DISPLAYING ITEMS BY TAG: STUDENTS

As a PE teacher of many years, one area that I have traditionally struggled with was supporting students to be able to write high-quality extended essays for the A2 exam paper. I always seemed to struggle with the ability to help students write concisely, using technical language and actually answer the question that was posed rather than the question they wish had been posed!

Different students have different needs, but how do you go about catering to these requirements? Essex-based teacher and tech-entrepreneur Richard Canning discusses how each student is unique and constantly evolving.

As teachers we’re fully aware that each child has different strengths and weaknesses. In our classrooms we employ every trick we know to try to meet each of their needs and move them forward in their understanding. We’re familiar with the term ‘differentiation’ and know that it should be included within our planning for every lesson. But we’re also aware that effective differentiation in every lesson is often a difficult task, given we need to vary our approach and resources in order to ensure that we cater for what is often a diverse group of around 30 individuals. We don’t attempt this in isolation of course; today’s teacher has a myriad of data, information sources and professional networks to help them.

We’ve all experienced how languages borrow words when they come in contact with other languages. Cultures do the same thing, borrowing aspects of other cultures. If you take a job at an international school, you’re likely to experience a different school culture than you’re used to. It won’t be the culture of your host country, but it won’t be the culture of your home country either. And, if you’ve worked at other international schools before in other countries, it won’t quite match any of those either.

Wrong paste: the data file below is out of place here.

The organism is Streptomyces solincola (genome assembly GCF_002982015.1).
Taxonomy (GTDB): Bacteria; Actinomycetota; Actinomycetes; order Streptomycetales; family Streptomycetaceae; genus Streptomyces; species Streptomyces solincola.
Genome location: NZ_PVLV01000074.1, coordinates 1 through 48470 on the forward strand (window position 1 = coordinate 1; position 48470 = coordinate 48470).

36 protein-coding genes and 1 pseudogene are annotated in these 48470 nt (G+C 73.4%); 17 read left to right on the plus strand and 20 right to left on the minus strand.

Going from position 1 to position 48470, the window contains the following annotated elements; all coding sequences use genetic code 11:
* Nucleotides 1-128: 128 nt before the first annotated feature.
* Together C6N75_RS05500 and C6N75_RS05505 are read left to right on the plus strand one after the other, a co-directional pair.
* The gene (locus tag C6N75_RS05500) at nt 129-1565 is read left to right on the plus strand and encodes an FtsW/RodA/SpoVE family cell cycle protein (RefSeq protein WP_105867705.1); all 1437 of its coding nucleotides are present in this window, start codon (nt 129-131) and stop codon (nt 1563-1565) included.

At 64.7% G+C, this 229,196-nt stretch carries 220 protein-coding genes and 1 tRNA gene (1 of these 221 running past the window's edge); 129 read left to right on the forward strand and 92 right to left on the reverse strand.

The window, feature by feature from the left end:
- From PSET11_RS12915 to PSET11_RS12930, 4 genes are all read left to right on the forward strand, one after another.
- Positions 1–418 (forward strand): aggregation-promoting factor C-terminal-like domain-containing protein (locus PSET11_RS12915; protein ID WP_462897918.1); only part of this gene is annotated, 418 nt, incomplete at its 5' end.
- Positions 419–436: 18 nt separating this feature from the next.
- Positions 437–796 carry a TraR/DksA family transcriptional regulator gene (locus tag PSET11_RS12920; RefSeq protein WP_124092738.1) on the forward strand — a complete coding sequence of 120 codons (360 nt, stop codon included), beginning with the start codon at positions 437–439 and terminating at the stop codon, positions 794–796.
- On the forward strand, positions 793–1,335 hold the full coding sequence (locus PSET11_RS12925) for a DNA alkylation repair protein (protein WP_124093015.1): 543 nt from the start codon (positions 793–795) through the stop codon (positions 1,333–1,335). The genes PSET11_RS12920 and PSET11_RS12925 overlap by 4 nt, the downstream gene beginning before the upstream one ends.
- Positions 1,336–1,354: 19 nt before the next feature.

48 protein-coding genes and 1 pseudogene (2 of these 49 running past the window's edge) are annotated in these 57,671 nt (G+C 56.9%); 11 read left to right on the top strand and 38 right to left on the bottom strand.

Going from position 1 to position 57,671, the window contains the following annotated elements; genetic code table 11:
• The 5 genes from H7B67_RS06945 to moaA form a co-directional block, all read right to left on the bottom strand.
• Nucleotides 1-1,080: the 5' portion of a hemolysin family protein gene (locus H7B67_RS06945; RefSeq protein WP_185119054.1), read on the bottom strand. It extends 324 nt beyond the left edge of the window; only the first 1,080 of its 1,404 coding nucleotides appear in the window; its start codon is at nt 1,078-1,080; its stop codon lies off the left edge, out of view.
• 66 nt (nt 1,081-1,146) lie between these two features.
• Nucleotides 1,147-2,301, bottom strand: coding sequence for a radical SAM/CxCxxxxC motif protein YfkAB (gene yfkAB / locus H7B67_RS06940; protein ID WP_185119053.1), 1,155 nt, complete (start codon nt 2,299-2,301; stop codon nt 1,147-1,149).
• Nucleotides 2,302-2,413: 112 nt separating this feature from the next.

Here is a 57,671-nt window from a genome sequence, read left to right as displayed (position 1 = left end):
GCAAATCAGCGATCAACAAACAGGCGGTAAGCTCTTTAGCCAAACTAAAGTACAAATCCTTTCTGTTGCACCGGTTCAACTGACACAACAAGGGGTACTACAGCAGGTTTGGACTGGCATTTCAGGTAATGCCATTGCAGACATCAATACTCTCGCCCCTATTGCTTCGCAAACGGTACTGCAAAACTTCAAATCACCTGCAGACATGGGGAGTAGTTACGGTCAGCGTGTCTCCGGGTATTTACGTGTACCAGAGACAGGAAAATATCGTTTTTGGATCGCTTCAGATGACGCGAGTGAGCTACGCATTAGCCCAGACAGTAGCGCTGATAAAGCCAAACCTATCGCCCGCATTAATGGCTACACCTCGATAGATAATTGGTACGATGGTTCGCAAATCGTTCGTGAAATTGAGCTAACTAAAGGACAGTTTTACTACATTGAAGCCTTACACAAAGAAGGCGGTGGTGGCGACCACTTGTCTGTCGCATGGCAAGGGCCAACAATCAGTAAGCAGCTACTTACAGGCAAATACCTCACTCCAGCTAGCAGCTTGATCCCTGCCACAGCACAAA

Did you know there is probably one colour-blind child in every class in your school, or that you may have had a colour-blind child in every class you have ever taught? Surprised?


“How do you motivate your students?” - this become a popular question amongst teachers all across the UK, and where I come in. I have been travelling the UK motivating and inspiring students to achieve their dreams and improve their academic results; I’ve found a various amount of tools useful when it comes to motivating students to do the things which they need to do. Over the last 4 years I’ve seen a huge growth spurt in the area of schools turning to different resources in order to provide motivation for their students, whether it be through speakers, videos and other means. I will share an insight to what has personally led to my success when it comes to motivating students.

As a teacher, I pride myself on thinking outside the box. Rather than going down the traditional route, I often think of more creative ways to teach lessons.

Currently there is a gap between what students at the secondary and post-secondary levels are learning about human rights violations, and what is being done to stop them. Many humanities’ classes and curricula have genocide and human rights as a unit, but assess their students using traditional assessments.

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